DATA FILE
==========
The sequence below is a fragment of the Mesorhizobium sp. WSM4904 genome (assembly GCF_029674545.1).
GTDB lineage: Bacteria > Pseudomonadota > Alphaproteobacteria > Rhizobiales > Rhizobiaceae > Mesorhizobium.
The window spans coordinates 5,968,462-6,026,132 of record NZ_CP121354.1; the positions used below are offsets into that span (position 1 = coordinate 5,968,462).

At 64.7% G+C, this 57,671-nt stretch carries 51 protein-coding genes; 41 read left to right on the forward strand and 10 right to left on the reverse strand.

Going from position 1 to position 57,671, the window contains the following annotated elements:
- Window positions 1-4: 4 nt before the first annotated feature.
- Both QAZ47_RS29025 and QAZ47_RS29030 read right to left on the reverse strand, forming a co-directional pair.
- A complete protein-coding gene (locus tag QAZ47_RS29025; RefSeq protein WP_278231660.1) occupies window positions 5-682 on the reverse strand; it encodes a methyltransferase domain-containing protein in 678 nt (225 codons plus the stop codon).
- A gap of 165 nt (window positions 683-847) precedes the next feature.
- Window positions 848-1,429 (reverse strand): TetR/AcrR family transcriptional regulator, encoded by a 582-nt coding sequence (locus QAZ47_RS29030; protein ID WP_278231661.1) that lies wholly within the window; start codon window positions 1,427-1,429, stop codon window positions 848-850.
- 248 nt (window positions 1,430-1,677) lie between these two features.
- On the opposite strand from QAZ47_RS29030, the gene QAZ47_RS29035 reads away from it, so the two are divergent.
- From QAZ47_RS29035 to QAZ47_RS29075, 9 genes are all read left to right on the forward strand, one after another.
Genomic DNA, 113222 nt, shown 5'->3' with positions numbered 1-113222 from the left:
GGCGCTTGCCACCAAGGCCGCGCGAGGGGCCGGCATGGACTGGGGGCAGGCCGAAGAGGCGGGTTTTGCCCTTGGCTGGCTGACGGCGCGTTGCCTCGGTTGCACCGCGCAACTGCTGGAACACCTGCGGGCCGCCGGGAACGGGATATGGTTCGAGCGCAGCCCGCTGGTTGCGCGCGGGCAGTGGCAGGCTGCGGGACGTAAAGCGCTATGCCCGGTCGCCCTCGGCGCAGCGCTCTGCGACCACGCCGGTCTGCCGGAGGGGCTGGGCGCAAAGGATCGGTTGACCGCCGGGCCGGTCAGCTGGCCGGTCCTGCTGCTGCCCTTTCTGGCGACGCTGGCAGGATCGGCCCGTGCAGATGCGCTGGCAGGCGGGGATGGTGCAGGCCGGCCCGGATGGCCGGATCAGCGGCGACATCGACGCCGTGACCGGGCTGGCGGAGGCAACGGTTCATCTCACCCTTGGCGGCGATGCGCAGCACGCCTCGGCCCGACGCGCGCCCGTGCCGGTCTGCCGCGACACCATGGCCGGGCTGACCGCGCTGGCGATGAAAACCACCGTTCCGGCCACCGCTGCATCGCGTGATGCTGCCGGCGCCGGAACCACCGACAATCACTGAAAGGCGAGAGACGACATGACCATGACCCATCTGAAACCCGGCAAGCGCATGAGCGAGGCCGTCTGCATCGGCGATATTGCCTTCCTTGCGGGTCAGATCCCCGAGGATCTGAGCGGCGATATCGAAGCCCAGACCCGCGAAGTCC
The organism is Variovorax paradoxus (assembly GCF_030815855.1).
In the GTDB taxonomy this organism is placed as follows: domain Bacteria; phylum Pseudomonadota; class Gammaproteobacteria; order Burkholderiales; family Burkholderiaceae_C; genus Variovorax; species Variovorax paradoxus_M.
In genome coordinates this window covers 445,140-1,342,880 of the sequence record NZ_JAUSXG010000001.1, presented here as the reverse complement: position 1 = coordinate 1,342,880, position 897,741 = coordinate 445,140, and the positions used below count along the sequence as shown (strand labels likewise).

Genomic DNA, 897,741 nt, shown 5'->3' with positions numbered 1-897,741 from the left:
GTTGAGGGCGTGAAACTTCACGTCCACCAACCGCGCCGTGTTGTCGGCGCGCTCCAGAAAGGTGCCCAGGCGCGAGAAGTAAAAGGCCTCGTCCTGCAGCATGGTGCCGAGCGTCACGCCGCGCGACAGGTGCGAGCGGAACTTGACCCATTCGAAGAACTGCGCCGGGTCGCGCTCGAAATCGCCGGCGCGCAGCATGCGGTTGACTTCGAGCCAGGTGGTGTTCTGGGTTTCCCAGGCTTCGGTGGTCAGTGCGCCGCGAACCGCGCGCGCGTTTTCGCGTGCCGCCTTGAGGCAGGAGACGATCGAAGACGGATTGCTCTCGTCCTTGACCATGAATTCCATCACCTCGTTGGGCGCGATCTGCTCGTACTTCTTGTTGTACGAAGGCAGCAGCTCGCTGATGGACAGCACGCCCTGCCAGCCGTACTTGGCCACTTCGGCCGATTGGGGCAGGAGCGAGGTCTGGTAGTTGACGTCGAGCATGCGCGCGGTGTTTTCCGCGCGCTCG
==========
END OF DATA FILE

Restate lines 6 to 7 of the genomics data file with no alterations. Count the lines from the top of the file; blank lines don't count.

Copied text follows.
- Window positions 1-4: 4 nt before the first annotated feature.
- Both QAZ47_RS29025 and QAZ47_RS29030 read right to left on the reverse strand, forming a co-directional pair.